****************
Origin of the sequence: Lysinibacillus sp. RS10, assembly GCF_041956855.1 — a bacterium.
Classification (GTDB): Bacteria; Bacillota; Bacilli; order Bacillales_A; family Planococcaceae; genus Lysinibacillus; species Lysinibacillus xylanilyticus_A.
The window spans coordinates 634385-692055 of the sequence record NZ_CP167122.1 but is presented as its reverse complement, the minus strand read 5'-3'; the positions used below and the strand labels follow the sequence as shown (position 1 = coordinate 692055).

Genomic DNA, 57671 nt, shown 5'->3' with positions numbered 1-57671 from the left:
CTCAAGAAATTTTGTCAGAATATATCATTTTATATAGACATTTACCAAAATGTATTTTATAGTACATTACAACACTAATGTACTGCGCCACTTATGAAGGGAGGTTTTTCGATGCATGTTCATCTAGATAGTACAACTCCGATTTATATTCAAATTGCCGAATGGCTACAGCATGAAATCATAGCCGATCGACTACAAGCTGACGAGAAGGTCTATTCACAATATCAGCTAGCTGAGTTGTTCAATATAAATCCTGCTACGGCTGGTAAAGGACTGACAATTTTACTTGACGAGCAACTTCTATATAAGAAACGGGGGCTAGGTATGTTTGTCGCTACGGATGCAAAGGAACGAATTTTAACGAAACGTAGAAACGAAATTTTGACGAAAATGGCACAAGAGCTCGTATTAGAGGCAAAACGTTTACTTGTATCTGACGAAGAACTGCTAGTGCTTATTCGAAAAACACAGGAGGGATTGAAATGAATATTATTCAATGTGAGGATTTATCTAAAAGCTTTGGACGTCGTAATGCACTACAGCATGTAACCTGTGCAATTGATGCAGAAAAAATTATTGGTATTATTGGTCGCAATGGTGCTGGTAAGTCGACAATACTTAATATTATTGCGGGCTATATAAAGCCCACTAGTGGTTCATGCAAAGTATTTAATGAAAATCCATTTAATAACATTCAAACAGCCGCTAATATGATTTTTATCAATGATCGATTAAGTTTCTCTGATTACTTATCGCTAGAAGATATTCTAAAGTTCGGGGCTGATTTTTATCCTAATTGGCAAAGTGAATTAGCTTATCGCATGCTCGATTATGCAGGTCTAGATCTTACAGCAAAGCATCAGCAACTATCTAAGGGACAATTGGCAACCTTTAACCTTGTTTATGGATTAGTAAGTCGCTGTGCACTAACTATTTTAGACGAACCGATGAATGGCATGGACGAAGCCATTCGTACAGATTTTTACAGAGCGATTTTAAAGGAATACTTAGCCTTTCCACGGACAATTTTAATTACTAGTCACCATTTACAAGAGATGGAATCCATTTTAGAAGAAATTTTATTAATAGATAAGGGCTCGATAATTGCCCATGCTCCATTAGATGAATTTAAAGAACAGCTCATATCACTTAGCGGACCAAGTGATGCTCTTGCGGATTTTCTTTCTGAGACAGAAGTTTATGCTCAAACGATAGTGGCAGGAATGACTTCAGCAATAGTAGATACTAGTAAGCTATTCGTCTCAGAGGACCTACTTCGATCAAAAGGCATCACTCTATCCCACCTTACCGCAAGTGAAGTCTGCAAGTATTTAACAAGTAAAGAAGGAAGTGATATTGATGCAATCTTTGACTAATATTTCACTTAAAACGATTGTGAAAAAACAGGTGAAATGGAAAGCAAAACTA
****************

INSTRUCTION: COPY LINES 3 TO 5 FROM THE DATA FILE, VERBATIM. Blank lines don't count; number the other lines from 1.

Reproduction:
The window spans coordinates 634385-692055 of the sequence record NZ_CP167122.1 but is presented as its reverse complement, the minus strand read 5'-3'; the positions used below and the strand labels follow the sequence as shown (position 1 = coordinate 692055).

Genomic DNA, 57671 nt, shown 5'->3' with positions numbered 1-57671 from the left:
CTCAAGAAATTTTGTCAGAATATATCATTTTATATAGACATTTACCAAAATGTATTTTATAGTACATTACAACACTAATGTACTGCGCCACTTATGAAGGGAGGTTTTTCGATGCATGTTCATCTAGATAGTACAACTCCGATTTATATTCAAATTGCCGAATGGCTACAGCATGAAATCATAGCCGATCGACTACAAGCTGACGAGAAGGTCTATTCACAATATCAGCTAGCTGAGTTGTTCAATATAAATCCTGCTACGGCTGGTAAAGGACTGACAATTTTACTTGACGAGCAACTTCTATATAAGAAACGGGGGCTAGGTATGTTTGTCGCTACGGATGCAAAGGAACGAATTTTAACGAAACGTAGAAACGAAATTTTGACGAAAATGGCACAAGAGCTCGTATTAGAGGCAAAACGTTTACTTGTATCTGACGAAGAACTGCTAGTGCTTATTCGAAAAACACAGGAGGGATTGAAATGAATATTATTCAATGTGAGGATTTATCTAAAAGCTTTGGACGTCGTAATGCACTACAGCATGTAACCTGTGCAATTGATGCAGAAAAAATTATTGGTATTATTGGTCGCAATGGTGCTGGTAAGTCGACAATACTTAATATTATTGCGGGCTATATAAAGCCCACTAGTGGTTCATGCAAAGTATTTAATGAAAATCCATTTAATAACATTCAAACAGCCGCTAATATGATTTTTATCAATGATCGATTAAGTTTCTCTGATTACTTATCGCTAGAAGATATTCTAAAGTTCGGGGCTGATTTTTATCCTAATTGGCAAAGTGAATTAGCTTATCGCATGCTCGATTATGCAGGTCTAGATCTTACAGCAAAGCATCAGCAACTATCTAAGGGACAATTGGCAACCTTTAACCTTGTTTATGGATTAGTAAGTCGCTGTGCACTAACTATTTTAGACGAACCGATGAATGGCATGGACGAAGCCATTCGTACAGATTTTTACAGAGCGATTTTAAAGGAATACTTAGCCTTTCCACGGACAATTTTAATTACTAGTCACCATTTACAAGAGATGGAATCCATTTTAGAAGAAATTTTATTAATAGATAAGGGCTCGATAATTGCCCATGCTCCATTAGATGAATTTAAAGAACAGCTCATATCACTTAGCGGACCAAGTGATGCTCTTGCGGATTTTCTTTCTGAGACAGAAGTTTATGCTCAAACGATAGTGGCAGGAATGACTTCAGCAATAGTAGATACTAGTAAGCTATTCGTCTCAGAGGACCTACTTCGATCAAAAGGCATCACTCTATCCCACCTTACCGCAAGTGAAGTCTGCAAGTATTTAACAAGTAAAGAAGGAAGTGATATTGATGCAATCTTTGACTAATATTTCACTTAAAACGATTGTGAAAAAACAGGTGAAATGGAAAGCAAAACTA